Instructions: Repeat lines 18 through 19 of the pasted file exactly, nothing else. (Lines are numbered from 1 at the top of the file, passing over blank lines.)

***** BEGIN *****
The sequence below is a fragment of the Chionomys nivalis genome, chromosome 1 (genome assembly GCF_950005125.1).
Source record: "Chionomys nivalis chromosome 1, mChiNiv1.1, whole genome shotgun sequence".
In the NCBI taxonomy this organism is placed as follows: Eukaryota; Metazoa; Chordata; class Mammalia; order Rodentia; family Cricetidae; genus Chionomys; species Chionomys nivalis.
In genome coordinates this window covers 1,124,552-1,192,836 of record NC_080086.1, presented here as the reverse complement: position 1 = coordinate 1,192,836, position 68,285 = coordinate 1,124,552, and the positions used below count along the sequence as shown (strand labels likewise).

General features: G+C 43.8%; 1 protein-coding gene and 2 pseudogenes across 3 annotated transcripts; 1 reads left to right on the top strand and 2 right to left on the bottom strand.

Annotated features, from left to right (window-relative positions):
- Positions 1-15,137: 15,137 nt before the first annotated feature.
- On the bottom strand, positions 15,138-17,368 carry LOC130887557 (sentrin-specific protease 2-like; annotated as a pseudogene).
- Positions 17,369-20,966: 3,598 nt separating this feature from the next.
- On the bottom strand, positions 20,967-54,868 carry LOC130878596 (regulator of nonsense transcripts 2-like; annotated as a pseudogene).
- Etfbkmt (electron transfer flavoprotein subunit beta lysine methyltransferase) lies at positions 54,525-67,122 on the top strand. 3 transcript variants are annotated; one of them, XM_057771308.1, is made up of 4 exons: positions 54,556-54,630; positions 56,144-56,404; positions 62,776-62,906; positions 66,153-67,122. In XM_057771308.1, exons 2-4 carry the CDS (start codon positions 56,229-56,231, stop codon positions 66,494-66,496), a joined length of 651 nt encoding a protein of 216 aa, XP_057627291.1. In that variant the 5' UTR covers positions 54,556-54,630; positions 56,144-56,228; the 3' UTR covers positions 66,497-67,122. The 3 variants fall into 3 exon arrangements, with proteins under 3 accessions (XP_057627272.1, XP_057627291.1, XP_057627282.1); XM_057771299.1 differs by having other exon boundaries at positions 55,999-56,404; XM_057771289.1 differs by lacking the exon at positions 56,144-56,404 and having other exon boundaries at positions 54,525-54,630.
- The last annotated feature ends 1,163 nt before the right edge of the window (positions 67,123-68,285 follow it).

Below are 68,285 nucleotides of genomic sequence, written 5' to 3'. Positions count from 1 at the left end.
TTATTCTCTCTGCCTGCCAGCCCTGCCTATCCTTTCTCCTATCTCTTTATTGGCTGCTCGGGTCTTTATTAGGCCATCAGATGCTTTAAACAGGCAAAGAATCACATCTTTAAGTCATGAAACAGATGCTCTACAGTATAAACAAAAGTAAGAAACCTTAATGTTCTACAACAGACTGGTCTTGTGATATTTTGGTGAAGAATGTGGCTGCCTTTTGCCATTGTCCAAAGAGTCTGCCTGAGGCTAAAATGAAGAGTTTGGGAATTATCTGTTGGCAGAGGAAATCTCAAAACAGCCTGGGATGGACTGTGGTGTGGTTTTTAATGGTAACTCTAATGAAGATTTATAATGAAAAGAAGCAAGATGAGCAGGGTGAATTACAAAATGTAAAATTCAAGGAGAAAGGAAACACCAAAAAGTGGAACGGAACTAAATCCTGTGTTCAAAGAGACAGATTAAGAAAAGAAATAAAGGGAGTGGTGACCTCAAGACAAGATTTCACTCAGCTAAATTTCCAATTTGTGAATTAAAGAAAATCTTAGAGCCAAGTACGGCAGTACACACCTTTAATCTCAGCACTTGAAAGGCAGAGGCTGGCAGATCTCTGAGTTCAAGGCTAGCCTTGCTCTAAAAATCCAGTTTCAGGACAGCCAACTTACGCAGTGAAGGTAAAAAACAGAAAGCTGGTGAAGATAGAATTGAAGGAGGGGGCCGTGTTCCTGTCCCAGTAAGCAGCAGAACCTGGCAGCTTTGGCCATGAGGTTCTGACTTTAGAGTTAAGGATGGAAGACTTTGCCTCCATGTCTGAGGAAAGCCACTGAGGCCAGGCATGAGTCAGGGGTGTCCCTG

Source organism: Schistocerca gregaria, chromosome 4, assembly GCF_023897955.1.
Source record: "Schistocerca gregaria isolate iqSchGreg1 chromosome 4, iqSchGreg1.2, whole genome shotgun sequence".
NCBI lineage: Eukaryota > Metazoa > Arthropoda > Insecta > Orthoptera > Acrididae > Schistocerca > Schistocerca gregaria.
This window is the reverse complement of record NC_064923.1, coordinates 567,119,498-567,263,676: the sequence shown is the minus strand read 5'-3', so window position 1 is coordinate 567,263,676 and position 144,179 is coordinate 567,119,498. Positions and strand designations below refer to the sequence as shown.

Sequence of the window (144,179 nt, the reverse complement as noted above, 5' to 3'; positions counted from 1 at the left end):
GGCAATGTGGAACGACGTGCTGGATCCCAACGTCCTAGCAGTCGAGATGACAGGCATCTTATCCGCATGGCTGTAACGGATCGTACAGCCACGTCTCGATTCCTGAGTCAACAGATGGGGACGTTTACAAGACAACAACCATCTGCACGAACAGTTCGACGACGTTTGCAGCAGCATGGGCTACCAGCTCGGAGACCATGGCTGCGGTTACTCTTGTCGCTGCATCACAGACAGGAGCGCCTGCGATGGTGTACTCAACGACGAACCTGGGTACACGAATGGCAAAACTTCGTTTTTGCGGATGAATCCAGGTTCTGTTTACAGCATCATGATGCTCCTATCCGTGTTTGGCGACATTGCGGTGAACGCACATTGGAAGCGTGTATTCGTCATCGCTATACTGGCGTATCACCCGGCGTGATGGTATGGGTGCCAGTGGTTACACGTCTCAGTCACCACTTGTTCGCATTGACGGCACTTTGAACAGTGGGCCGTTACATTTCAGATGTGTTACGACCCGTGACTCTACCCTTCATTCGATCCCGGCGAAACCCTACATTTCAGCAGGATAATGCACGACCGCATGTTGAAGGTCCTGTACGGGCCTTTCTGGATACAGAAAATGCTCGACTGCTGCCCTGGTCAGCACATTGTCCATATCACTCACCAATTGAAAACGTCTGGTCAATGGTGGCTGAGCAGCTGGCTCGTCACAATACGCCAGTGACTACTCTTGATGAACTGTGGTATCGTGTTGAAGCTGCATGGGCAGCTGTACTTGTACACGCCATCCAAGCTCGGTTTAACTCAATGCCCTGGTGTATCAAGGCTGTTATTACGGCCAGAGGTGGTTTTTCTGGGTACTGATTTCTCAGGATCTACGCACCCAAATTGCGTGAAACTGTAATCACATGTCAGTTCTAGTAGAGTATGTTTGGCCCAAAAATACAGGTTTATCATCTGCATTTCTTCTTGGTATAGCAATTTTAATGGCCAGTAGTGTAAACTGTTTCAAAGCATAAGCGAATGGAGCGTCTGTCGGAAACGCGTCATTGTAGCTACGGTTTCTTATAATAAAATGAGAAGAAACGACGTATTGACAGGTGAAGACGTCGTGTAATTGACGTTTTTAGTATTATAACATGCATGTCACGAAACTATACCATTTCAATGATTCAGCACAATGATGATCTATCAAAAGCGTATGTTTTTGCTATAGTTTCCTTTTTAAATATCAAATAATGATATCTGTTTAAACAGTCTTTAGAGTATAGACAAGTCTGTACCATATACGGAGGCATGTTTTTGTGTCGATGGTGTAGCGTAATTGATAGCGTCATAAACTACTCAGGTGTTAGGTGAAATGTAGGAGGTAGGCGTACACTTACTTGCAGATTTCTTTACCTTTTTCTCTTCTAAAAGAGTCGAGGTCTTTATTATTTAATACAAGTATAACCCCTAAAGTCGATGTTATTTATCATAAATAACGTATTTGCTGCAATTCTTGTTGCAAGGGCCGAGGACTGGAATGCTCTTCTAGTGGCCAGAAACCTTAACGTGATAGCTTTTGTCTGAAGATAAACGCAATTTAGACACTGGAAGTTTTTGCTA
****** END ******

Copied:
This window is the reverse complement of record NC_064923.1, coordinates 567,119,498-567,263,676: the sequence shown is the minus strand read 5'-3', so window position 1 is coordinate 567,263,676 and position 144,179 is coordinate 567,119,498. Positions and strand designations below refer to the sequence as shown.

Sequence of the window (144,179 nt, the reverse complement as noted above, 5' to 3'; positions counted from 1 at the left end):